Phantom Menace is now a 'classic'

Discussion in 'The Phantom Menace' started by irishfan, Jul 25, 2003.

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  1. -_-_-_-_-_- Manager Emeritus

    Member Since:
    Apr 28, 2002
    star 6
    Kill Bill was great.


    TPM is one of my 5 favorite movies, but I don't think it's one of the 5 best I've seen.

    Since when can a film only be a classic when it's in the list of someone's or the general consensus' top five? If that were the case, there would be few "classics" and those of which everyone considered the top five would be debated to no conclusion. It's all about personal opinion basically. The best films IMO are those which the director portrays his vision and in the process, the audience indentifies with it whether it be through characters, plot, or the score.

    And why must we always twist around the words of others to no end, in an attempt to find something more to debate about?
  2. Scott3eyez Jedi Master

    Member Since:
    Aug 1, 2001
    star 4
    I'd just like to be the first to say that Kill Bill is the movie TPM should have been.

    8-}

    Seriously though- the way Kill Bill set up the characters and the world they live in, keeping the film moving along at all times, setting up the story so that you want to know what happens next, and yet having virtually no more actual plot than most people already knew about before the credits rolled (ie. "girl wants revenge for being put in a coma") was something pretty special.

    Also, I think it's a bit of a filmmaking first; there have been plenty of films which have been successful enough to spawn sequels- either original films (eg. Alien, Lethal Weapon, Revenge of the Nerds... the list goes on and on) or spin offs from a different medium (ie. Star Trek, Superman, Batman, etc.)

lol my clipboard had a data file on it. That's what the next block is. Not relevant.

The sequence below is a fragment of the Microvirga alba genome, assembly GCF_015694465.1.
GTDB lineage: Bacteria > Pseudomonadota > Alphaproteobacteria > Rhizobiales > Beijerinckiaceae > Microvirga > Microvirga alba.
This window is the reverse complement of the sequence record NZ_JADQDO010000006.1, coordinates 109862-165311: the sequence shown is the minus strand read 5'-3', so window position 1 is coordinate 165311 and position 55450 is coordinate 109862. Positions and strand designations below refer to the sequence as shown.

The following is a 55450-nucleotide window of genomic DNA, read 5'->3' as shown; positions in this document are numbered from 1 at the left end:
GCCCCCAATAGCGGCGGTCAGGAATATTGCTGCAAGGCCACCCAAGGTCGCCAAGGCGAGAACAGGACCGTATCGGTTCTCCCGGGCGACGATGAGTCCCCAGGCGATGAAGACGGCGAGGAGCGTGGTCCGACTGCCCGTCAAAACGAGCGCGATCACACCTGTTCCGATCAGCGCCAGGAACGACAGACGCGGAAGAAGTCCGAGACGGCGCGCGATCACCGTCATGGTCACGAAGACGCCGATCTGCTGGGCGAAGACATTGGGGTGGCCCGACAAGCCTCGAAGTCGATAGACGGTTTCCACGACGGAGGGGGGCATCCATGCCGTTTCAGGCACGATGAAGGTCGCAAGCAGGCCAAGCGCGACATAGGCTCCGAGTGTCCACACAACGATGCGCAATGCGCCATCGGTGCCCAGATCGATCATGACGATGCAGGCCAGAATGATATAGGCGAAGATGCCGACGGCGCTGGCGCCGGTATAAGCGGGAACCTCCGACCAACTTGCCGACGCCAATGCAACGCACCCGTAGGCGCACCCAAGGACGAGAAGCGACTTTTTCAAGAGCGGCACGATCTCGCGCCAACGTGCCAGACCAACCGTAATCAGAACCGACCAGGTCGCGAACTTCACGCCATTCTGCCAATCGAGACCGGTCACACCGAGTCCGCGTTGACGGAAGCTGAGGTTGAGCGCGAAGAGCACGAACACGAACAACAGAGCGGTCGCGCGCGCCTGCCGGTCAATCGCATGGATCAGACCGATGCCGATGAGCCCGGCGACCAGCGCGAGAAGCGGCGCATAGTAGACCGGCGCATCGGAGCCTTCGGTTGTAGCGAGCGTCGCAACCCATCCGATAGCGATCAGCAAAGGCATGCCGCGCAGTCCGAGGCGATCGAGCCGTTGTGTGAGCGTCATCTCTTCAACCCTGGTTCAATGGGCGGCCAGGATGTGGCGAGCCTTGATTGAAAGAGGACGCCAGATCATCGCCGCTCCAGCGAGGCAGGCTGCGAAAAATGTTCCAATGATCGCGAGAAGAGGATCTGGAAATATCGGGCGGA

Although films have been made with guaranteed sequels before (eg. Empire Strikes Back, Matrix Reloaded, Fellowship of the Ring), they have all (as far as I know) been on the back of something- either a previous sucessful film (Star Wars, Matrix) or an existing fanbase (LOTR.)

    Although Tarantino's reputation obviously had pretty much everything to do with being able to make the films in the first place, is Kill Bill the first truly original film to have been made with a sequel already in the bag?
  3. Go-Mer-Tonic Jedi Youngling

    Member Since:
    Aug 22, 1999
    star 6
    Bubba Ho-Tep is the movie TPM should have been.
  4. rpeugh Force Ghost

    Member Since:
    Apr 10, 2002
    star 4
    And The Texas Chainsaw Massacre is the film that episode 3 should be. (Im serious about that to some extent.)
  5. Scott3eyez Jedi Master

    Member Since:
    Aug 1, 2001
    star 4
    Man- that is a twisted film...

    #Remembers ending.#


    #Shudders#
  6. gezvader28 Force Ghost

    Member Since:
    Mar 22, 2003
    star 4
    (((royalguard-TPM is one of my 5 favorite movies, but I don't think it's one of the 5 best I've seen.

    _-_-_-_- Since when can a film only be a classic when it's in the list of someone's or the general consensus' top five? If that were the case, there would be few "classics" and those of which everyone considered the top five would be debated to no conclusion. It's all about personal opinion basically.
    )))

    ?[face_plain]
    But royalguard thinks it is a classic, so what's your problem?

    And why must we always twist around the words of others to no end, in an attempt to find something more to debate about?

    What are you talking about?

    g
  7. Darth-Stryphe Former Mod and City Rep

    Member Since:
    Apr 24, 2001
    star 6
    I want to go on record and say (yet again), I'm seriously worried about the current times and culture if this many people find Kill Bill to be a "good" movie. And I'm not joking, no silly face icon here.
    [face_plain]

    And on a lighter note - what Lukecash said about Citizen Kane. :)
  8. AdamBertocci Manager

    Manager
    Member Since:
    Feb 3, 2002
    star 7
    Ree Yees - Well, KB was originally filmed as one movie, and came about as a movie with a sequel due to studio demands... so I dunno if it's gonna get that distinction either...



    Rick McCallum loves you!
  9. Lukecash Jedi Master

    Member Since:
    Jun 6, 2001
    star 4
    Darth Strype

    About what you said about Kill Bill....I agree as well.

    While I will admit to bing entertained by the movie...and the acting was good. It was not the great cinematic movie event that everyone made it out to be.

    Let face it. It got a free ride because of Q.T name on it. It dropped of 46% in BO this week, but people are saying" Oh that's pretty strong. showing" TPM didn't have that big of a drop off and it was being called a failure.